+

o

general (n = 17)

speed (n = 15)

n = 14

[19, 2833, 3540, 42]

n = 2

[41, 43]

n = 1

[40]

accuracy (n = 10)

n = 0

n = 10

n = 1

[19, 3543]

[34]

specific (n = 9)

speed (n = 3)

n = 3

[20, 44, 45]

n = 0

n = 0

accuracy (n = 9)

n = 4

[20, 23, 46, 47]

n = 3

[25, 44, 45]

n = 2

[26, 27]

“+“ indicates an improvement of the perceptual-cognitive performance under physical exercise, “0“ no change and “-“ a deterioration

Out of the nine studies using a specific perceptual-cognitive task, three considered reaction times and error rates [20, 44, 45], five measured only accuracy [2527, 46, 47], and the study by Vickers and Williams [23] measured “quiet eye” durations in biathletes as a perceptual outcome. The three studies considering reaction times found an improvement under acute physical exercise. Studies of accuracy in specific perceptual-cognitive tasks displayed variable results: four studies revealed improvements [20, 23, 46, 47], two studies found deteriorations [26, 27], and three studies showed no effect [25, 44, 45].

Interpreting the results focusing on the types of tasks, eleven studies used a working memory task [23, 26, 27, 29, 32, 35, 39, 4447], 11 studies attention/perception tasks [28, 30, 31, 33, 34, 3638, 4042], and four included both types of tasks in two experiments included in the studies [19, 20, 29, 43]. The results for speed show that seven studies find improvements under physical exercise in working memory tasks [19, 20, 29, 32, 35, 39, 44] and 11 studies in attention/perception tasks [20, 28, 30, 31, 33, 3638, 4042]. No differences were found in one study in a working memory task [43] and in two studies using an attention/perception task [19, 43]. For accuracy in working memory tasks, five studies showed improvements under physical exercise [20, 23, 4547], five found no changes [19, 25, 35, 39, 44], and three found deteriorations [26, 27, 45]. For accuracy in attention/perception tasks, two studies found improvements [34, 41] and six studies found no changes of perceptual-cognitive performances under physical exercise [19, 20, 28, 3638].

Physical Exercise

An overview of results with a focus on the acute physical exercise induced can be seen in Table 3. From the 26 articles included in this review, 14 implemented a general physical exercise while 12 implemented a specific one. From the studies using a general physical exercise, six induced a moderate intensity [19, 29, 34, 36, 38, 43], two studies tested under two different conditions (a low and a moderate intensity condition) [37, 44], three studies under two conditions (moderate and high intensity) [20, 23, 45], and two studies measured all three levels of exercise intensity in different conditions [40, 42]. Only one study [41] used an intermittent exercise, alternating a high-intensity exercise (40s) with a low-intensity exercise (20s) for 8 min in total. Of the 12 studies that implemented specific physical exercises, two studies induced an intermittent exercise [25, 26]. One of these studies included two identical periods of 52 min each, each containing five low- and two high-intensity blocks [26] and the other measured performance in real-game situations, meaning that low-, moderate-, and high-intensity demands occurred [25]. In addition, five studies induced a moderate intensity exercise [27, 28, 30, 32, 35], three high intensities [33, 46, 47], one both low and moderate intensity [39], and one both moderate and high intensity in different conditions [31].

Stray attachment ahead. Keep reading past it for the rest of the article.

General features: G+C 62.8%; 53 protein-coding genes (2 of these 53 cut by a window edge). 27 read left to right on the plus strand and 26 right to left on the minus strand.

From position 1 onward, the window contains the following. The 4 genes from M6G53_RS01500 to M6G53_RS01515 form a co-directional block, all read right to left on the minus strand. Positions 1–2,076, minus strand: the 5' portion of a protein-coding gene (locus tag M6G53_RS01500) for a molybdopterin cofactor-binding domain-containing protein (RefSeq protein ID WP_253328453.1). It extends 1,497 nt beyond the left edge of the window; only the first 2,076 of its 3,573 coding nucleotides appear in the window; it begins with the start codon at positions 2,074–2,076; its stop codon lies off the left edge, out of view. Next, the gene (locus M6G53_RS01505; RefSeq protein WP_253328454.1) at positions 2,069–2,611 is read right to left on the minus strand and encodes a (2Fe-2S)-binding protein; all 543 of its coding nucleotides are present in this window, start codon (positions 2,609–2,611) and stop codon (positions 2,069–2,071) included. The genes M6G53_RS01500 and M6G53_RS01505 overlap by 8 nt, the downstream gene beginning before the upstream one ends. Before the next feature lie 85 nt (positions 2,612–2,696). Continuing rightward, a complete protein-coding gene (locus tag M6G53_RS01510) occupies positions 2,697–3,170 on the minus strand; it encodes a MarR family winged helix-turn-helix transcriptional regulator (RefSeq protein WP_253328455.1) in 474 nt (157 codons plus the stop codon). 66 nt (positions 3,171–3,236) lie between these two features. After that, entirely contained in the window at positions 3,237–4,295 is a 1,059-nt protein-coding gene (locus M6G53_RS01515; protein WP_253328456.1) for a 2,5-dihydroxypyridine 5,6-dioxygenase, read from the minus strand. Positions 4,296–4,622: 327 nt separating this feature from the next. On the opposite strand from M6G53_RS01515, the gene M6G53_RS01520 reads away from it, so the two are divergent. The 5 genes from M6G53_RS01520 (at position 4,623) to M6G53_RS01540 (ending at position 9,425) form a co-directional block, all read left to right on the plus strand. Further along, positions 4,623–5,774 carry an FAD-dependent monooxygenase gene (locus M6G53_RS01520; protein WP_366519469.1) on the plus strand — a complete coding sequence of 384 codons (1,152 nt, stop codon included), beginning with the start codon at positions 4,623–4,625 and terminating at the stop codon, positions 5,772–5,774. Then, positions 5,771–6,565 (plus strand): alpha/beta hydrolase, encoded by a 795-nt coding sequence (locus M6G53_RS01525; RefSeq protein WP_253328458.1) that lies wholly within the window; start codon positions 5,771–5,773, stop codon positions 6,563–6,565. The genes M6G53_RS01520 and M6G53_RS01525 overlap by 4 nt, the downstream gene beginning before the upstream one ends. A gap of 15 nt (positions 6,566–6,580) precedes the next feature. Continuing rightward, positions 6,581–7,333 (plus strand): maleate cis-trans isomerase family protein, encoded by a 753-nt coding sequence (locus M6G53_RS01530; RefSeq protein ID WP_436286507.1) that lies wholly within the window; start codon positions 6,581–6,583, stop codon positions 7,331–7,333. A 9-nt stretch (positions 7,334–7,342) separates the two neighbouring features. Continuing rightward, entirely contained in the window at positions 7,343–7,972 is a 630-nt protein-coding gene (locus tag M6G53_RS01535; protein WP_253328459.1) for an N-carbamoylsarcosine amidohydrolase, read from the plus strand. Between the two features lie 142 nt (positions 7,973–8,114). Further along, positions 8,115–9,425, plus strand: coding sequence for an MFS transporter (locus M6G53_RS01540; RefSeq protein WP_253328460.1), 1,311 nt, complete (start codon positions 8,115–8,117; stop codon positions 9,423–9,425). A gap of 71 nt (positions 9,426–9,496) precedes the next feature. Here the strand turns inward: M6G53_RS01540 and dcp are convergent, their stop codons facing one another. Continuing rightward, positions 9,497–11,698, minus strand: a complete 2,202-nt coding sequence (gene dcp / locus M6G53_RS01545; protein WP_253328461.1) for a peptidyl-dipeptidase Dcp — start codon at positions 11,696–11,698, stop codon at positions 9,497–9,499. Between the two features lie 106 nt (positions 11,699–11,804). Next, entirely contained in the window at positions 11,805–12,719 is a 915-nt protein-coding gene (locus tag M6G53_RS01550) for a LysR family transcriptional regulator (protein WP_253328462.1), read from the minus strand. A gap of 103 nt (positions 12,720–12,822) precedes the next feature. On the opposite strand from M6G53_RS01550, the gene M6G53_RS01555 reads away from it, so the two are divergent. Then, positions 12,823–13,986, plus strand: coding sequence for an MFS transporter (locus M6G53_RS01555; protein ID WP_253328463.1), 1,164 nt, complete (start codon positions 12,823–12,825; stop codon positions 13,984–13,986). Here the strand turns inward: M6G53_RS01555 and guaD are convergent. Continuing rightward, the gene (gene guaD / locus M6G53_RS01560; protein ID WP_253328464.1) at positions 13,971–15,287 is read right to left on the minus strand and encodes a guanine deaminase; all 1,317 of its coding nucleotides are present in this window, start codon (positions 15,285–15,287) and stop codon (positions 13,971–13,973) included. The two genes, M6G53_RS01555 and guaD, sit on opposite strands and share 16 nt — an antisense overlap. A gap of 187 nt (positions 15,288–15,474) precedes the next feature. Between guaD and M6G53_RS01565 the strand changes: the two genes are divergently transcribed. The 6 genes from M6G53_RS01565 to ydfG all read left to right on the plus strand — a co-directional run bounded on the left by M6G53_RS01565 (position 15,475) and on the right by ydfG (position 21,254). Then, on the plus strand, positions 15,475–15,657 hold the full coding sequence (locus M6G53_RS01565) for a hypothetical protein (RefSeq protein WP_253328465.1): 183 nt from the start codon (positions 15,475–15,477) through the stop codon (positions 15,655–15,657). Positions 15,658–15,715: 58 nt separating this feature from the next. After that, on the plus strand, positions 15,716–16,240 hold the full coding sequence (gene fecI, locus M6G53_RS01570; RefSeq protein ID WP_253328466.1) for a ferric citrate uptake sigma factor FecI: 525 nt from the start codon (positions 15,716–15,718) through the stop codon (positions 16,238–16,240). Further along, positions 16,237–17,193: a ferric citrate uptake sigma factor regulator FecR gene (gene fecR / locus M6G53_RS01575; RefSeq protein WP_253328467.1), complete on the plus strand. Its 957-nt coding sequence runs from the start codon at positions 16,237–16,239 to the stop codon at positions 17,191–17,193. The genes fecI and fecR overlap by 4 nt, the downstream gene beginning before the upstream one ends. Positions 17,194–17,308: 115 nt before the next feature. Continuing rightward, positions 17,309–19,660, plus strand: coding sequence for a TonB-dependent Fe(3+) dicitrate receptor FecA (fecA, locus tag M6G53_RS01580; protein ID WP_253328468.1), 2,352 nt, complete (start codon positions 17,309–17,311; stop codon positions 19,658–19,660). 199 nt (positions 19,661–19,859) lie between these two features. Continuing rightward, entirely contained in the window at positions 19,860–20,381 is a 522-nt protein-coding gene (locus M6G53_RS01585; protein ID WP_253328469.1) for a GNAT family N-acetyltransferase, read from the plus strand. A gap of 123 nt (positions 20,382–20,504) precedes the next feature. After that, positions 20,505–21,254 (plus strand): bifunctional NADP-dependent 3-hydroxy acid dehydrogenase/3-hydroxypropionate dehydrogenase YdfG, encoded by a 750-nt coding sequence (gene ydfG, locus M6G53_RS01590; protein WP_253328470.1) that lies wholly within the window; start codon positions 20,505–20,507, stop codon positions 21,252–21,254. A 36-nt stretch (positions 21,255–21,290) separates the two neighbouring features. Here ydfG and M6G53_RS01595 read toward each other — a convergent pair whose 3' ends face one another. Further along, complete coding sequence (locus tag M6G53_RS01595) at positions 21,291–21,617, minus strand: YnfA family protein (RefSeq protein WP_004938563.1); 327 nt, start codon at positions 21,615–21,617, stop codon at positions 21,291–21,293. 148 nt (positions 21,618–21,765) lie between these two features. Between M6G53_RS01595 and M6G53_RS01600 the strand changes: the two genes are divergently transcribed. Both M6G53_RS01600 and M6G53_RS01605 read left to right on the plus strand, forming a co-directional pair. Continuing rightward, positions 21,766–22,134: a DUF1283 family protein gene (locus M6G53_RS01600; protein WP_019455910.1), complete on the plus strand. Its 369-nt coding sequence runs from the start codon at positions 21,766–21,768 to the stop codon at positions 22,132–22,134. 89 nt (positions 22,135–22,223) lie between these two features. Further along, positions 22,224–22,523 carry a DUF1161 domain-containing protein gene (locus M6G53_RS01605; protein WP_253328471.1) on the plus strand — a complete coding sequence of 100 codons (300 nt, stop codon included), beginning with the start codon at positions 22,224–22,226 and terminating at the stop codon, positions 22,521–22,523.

Table 3

Results for speed and accuracy of the perceptual-cognitive performances based on the physical exercise induced

phys ex

intensity

accuracy

speed

+

o

+

o

general (n = 14)

low

n = 4

n = 0

n = 2

[40, 44]

n = 0

n = 0

n = 3

[37, 42, 44]

n = 0

moderate

n = 13

n = 2

[23, 34]

n = 9

[19, 20, 3639, 4345]

n = 0

n = 10

[19, 20, 29, 3638, 40, 42, 44, 45]

n = 1

[43]

n = 0

high

n = 5